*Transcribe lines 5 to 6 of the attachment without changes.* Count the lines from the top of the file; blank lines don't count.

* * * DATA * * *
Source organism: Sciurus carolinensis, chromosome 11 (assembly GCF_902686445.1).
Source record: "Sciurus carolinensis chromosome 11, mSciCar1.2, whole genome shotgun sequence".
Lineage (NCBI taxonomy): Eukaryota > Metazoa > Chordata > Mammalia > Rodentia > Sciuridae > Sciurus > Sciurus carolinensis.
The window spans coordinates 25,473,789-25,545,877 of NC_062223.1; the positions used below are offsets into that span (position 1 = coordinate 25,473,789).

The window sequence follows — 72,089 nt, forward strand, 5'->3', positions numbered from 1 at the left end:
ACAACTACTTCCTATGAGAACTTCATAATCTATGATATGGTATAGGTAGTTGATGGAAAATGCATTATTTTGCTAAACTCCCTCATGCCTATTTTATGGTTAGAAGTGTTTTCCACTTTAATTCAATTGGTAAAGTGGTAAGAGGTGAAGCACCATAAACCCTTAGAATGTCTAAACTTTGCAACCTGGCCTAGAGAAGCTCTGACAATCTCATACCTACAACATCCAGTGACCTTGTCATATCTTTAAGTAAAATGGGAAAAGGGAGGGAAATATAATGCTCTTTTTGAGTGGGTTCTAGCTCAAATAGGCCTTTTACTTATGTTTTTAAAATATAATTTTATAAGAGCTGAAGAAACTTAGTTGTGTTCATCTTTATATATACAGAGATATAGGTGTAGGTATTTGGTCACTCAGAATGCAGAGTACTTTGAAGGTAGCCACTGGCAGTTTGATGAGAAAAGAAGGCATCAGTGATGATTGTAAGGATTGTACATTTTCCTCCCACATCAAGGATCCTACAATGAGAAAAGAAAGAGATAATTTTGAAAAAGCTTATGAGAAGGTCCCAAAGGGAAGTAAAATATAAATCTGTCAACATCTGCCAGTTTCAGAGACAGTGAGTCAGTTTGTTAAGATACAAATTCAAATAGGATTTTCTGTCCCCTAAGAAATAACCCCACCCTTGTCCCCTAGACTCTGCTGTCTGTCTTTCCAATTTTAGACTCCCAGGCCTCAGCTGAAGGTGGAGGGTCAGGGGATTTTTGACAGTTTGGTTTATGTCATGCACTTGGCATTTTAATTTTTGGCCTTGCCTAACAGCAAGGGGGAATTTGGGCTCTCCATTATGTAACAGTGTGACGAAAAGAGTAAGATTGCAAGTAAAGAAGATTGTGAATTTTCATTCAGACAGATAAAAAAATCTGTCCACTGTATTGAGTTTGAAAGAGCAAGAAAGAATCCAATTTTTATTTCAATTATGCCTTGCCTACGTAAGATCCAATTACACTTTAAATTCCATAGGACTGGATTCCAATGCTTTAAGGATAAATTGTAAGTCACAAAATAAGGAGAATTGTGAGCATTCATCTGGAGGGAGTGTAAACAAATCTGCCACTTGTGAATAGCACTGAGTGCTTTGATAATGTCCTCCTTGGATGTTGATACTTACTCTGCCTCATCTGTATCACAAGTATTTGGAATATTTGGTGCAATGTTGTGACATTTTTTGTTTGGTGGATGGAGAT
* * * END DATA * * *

The window sequence follows — 72,089 nt, forward strand, 5'->3', positions numbered from 1 at the left end:
ACAACTACTTCCTATGAGAACTTCATAATCTATGATATGGTATAGGTAGTTGATGGAAAATGCATTATTTTGCTAAACTCCCTCATGCCTATTTTATGGTTAGAAGTGTTTTCCACTTTAATTCAATTGGTAAAGTGGTAAGAGGTGAAGCACCATAAACCCTTAGAATGTCTAAACTTTGCAACCTGGCCTAGAGAAGCTCTGACAATCTCATACCTACAACATCCAGTGACCTTGTCATATCTTTAAGTAAAATGGGAAAAGGGAGGGAAATATAATGCTCTTTTTGAGTGGGTTCTAGCTCAAATAGGCCTTTTACTTATGTTTTTAAAATATAATTTTATAAGAGCTGAAGAAACTTAGTTGTGTTCATCTTTATATATACAGAGATATAGGTGTAGGTATTTGGTCACTCAGAATGCAGAGTACTTTGAAGGTAGCCACTGGCAGTTTGATGAGAAAAGAAGGCATCAGTGATGATTGTAAGGATTGTACATTTTCCTCCCACATCAAGGATCCTACAATGAGAAAAGAAAGAGATAATTTTGAAAAAGCTTATGAGAAGGTCCCAAAGGGAAGTAAAATATAAATCTGTCAACATCTGCCAGTTTCAGAGACAGTGAGTCAGTTTGTTAAGATACAAATTCAAATAGGATTTTCTGTCCCCTAAGAAATAACCCCACCCTTGTCCCCTAGACTCTGCTGTCTGTCTTTCCAATTTTAGACTCCCAGGCCTCAGCTGAAGGTGGAGGGTCAGGGGATTTTTGACAGTTTGGTTTATGTCATGCACTTGGCATTTTAATTTTTGGCCTTGCCTAACAGCAAGGGGGAATTTGGGCTCTCCATTATGTAACAGTGTGACGAAAAGAGTAAGATTGCAAGTAAAGAAGATTGTGAATTTTCATTCAGACAGATAAAAAAATCTGTCCACTGTATTGAGTTTGAAAGAGCAAGAAAGAATCCAATTTTTATTTCAATTATGCCTTGCCTACGTAAGATCCAATTACACTTTAAATTCCATAGGACTGGATTCCAATGCTTTAAGGATAAATTGTAAGTCACAAAATAAGGAGAATTGTGAGCATTCATCTGGAGGGAGTGTAAACAAATCTGCCACTTGTGAATAGCACTGAGTGCTTTGATAATGTCCTCCTTGGATGTTGATACTTACTCTGCCTCATCTGTATCACAAGTATTTGGAATATTTGGTGCAATGTTGTGACATTTTTTGTTTGGTGGATGGAGAT